Tag Archives: Color

Court: Cops can’t Stop Drivers Based on the Color of their Cars

9 Jul

Good news for the sports car drivers!  My guess is that it won’t take long for this case to lead to a finding that Cops can’t stop drivers based on the make of their car either.  So that Red Mustang won’t be quite as likely to get you pulled over 🙂  **DB


Court: Cops can’t Stop Drivers Based on the Color of their Cars

By Justin Hyde via “Yahoo News

Photo illustration: Yahoo Autos

“Probable cause” has long been one of those terms that made the jump from legal jargon to household term, especially with regards to drivers who get pulled over. The struggle over what that allows on American roads — and what it doesn’t — took a new turn last week with a Florida ruling that threw out a conviction stemming from a police officer who found something wrong with the color of a car.

In 2010, a deputy in Florida’s Escambia County saw one Kendrick Van Teamer drive by in a bright green Chevrolet. The deputy ran his plates, and found the registration matched a blue Chevrolet. There were no warrants out for Teamer, no reports of stolen vehicles and no pending crimes that involved either a blue or green Chevy. Teamer also wasn’t violating any traffic laws.

But the deputy pulled Teamer over anyway, simply because of the mismatch of the car’s color. Teamer said the car had been recently painted, which was true. It also contained small amounts of cocaine, marijuana and $1,100 in cash. Teamer was charged with drug trafficking and possession, convicted and sentenced to six years in prison.

Teamer appealed, and last week as noted by The Newspaper, the Florida Supreme Court ordered him freed on a 5-2 decision, upholding a lower appeals court ruling that the deputy was wrong to stop Teamer simply becuase the color of his car didn’t match its registration. The court noted that in numerous U.S. Supreme Court rulings, justices have found police can’t pull someone over for everday behavior that’s not linked to a crime, saying Teamer’s stop was not different from those triggered by the race of the driver: . . . .



Cool Link: Kuler by Adobe

5 Apr

Confession: I am addicted to changing colors, styles, themes, and fonts on stuff.  Powerpoints are my favorite things ever, purely because it promotes playing with the appearance of your product.  

For fellow amateur designers, I wanted to tell you about the amazing thing that is Adobe’s site ‘Kuler.”  The professionals already know about it, because it is pretty much the best-thing-since-sliced-bread invention of web designing.  

The way it works is you pick a base color you particularly are interested in, and it gives you at least four other colors that it would go with.  For example, you can chose from “monochrome” and it gives you varieties of the same shade.  Ask for “complementary,” it pulls from opposite sides of the color wheel to make your swatch.   Here is an example from the “pink” I had chosen as my base (“cf135e”)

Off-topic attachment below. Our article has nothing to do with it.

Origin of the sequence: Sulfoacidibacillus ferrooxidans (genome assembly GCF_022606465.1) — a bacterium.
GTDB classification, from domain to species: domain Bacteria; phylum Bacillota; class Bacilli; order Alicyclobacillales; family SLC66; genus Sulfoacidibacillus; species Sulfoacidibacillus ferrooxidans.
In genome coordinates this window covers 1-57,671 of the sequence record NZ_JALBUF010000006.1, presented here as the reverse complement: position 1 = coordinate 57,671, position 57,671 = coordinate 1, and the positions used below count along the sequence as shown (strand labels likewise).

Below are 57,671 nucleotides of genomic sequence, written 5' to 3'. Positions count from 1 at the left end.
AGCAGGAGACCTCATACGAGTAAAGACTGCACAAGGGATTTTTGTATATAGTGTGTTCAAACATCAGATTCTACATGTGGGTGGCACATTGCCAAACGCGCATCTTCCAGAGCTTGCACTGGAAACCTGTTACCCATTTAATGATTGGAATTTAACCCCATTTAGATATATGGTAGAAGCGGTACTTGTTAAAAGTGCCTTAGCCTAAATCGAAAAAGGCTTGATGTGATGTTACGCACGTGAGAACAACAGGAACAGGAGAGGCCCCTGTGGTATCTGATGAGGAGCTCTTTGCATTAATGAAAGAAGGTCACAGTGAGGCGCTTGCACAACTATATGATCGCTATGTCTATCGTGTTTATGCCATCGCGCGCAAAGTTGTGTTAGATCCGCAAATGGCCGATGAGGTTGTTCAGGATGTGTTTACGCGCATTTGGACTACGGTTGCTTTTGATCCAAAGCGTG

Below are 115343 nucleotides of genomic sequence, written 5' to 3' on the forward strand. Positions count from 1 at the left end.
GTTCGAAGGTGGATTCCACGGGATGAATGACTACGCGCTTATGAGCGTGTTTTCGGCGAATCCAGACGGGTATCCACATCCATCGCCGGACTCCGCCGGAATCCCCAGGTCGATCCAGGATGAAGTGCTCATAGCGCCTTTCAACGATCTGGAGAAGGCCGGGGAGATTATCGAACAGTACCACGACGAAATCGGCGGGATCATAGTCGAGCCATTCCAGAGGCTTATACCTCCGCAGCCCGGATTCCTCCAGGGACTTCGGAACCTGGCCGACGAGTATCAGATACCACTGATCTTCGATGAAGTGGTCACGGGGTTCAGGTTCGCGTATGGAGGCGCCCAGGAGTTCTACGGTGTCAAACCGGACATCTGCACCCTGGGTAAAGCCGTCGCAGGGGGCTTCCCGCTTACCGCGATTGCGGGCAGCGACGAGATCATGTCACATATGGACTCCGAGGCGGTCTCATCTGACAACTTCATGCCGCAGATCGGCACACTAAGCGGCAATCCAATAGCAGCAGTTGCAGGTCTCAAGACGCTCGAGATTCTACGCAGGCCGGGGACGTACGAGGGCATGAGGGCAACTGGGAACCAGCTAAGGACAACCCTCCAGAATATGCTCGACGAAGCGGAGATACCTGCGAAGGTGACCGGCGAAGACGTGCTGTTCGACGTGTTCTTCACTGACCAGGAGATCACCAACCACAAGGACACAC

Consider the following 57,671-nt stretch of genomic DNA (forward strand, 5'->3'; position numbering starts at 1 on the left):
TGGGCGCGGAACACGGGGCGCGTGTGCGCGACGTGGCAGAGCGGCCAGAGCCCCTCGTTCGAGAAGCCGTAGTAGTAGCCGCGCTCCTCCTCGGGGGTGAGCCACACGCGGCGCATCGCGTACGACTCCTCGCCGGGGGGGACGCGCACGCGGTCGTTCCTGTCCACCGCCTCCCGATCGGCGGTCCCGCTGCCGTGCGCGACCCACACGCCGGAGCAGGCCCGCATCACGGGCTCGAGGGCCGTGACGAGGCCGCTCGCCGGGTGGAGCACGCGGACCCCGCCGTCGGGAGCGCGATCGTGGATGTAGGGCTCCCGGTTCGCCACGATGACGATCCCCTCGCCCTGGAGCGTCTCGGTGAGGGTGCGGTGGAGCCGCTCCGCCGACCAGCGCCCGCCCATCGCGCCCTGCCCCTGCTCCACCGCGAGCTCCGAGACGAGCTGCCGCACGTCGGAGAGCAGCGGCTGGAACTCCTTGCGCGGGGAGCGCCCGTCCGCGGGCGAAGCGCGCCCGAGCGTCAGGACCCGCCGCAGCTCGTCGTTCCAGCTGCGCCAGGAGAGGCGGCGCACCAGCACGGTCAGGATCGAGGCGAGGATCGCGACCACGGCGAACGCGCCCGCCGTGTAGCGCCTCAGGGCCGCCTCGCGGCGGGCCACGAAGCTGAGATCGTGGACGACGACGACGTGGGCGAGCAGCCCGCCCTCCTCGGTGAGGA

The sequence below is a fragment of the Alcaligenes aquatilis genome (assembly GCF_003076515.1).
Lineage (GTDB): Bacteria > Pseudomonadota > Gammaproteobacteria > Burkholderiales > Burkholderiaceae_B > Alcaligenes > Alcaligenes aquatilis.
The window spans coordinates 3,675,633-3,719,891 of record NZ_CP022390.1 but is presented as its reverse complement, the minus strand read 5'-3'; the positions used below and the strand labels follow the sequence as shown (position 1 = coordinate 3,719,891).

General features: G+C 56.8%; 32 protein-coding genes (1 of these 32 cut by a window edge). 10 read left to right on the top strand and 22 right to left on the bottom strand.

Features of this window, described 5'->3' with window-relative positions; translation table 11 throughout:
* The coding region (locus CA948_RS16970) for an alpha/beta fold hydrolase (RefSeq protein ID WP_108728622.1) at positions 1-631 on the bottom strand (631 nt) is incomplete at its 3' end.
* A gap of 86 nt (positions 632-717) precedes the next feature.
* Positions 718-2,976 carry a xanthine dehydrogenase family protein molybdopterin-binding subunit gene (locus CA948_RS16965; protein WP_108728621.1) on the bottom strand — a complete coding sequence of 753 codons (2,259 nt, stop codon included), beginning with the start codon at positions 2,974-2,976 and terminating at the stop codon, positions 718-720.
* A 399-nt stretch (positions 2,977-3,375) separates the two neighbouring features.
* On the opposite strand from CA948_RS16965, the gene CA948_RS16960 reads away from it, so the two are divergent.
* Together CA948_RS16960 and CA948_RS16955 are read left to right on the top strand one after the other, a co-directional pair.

There are even a ton of sample swatches for you to start with or choose from!


You don’t even have to know your base color at the beginning; just drag the circles around the color wheel until you find a color. The nice part about this is that it gives you both the HEX code (#000000) and the RGB code.  I’m just upset that WordPress.com doesn’t let you use the codes anymore, instead you are limited to the first color samples.  But, it still works with Tumblr! 🙂


Jackson Pollock

14 Mar

As you know from my previous article, the art world is abuzz with the unveiling of the newly restored Pollock “Mural” — the great “pillar of American art.”  Although I have studied art, I was actually unfamiliar with Pollock’s work until I entered the University of Iowa who owns the Mural.   Admittedly, I am not a large follower of the Abstract movement, but the debate over his work s fascinating.

His parents were from Iowa (hence the fortuitous circumstance of his great art returning here), but Jackson Pollock (first name Paul), was born in 1912, two years before WWI,  in a small town in Wyoming.  He would move around the western states as a child, and it was during that time that he became familiar with the Native American culture on travels with his father; a fact that you can still see expressed in his art.  

Another great influence upon his style was his tutoring from Thomas Hart Benton, part of the famous “Regionalist Triumvirate” of three artists who abandoned city life and preferred painting modern works of rural life.  

“Poker Night” by Benton